MANHATTAN SUPREME COURT — A former campaign worker charged with stealing $1.1 million from Mayor Michael Bloomberg was found guilty of second-degree grand larceny and money laundering Friday.
John Haggerty was acquitted of the top charge against him, first-degree grand larceny, because the jury wasn't convinced he'd taken the full $1.1 million, some jurors said after the verdict. The charge drops to second degree if the amount is less than $1 million.
He still faces a maximum of five to 15 years in prison, but could also be sentenced to probation.
Haggerty was accused of stealing funds Bloomberg donated to the Independence Party to be used for ballot security and poll watching services at thousands of poll sites across the city on Election Day 2009, when Bloomberg was running for his third term.
Prosecutors said Haggerty funneled the money through a shell company and used it to pay for a house in Queens.
“John Haggerty abused the electoral process to enrich himself," said District Attorney Cyrus Vance Jr. in a statement. "I thank the jurors for their service and careful attention in this case."
During the one-month trial in Manhattan Supreme Court, in which the mayor and several of his current and former top aides took the witness stand, the defense tried to argue that Bloomberg was not the victim.
Haggerty's lawyer, Raymond Castello, even argued that the mayor "committed campaign finance fraud because he made an expenditure related to his campaign and he didn't report it."
The mayor's office said the verdict was a victory for Bloomberg.
"For months the defense has attempted to cast aspersions on Mayor Bloomberg and make him the focus of this case," said spokesman Jason Post.
"We are pleased that the jury saw through their cynical efforts and reached a verdict based on the evidence and the law. We thank the District Attorney for bringing the case and successfully prosecuting it."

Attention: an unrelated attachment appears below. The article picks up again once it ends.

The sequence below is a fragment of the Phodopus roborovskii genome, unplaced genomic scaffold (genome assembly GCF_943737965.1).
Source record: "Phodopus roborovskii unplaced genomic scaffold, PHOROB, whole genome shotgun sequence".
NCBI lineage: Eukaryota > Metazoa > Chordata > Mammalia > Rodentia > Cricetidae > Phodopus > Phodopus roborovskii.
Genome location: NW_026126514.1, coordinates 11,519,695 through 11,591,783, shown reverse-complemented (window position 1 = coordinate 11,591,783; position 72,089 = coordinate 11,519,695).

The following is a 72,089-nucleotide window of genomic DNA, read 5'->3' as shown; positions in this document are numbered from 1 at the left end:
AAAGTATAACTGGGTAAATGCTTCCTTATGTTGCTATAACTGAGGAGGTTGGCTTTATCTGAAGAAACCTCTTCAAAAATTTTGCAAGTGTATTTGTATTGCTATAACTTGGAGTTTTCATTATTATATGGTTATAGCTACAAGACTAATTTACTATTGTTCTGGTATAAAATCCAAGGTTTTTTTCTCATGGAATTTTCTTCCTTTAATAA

Haggerty was ordered held on $250,000 bail Friday afternoon by Manhattan Supreme Court Justice Ronald Zweibel, revoking his earlier release without bail.
Prosecutors argued he is a flight risk, citing an e-mail they in which they say Haggerty claims he has an Irish passport. But Haggerty, through another one of his attorneys, Dennis Vacco, denied having a passport.
After the verdict, Vacco told reporters they are pleased with the acquittal on the top charge but disappointed with the overall verdict. They plan to appeal.
Juror Stephen Conroy said it was obvious Haggerty took the amount that he did for personal use because he cut a check for his house the same day he received a large wire transfer from the Independence Party.
He and a few of the other jurors said the trial opened their eyes to the world of political campaigns after listening to hours of testimony about the 2009 mayoral campaign from insiders and experts.
Juror Piper Gray told reporters the trial made her skeptical about political contributions.
"I had no opinions and now I'm probably never going to donate to a campaign," Gray said.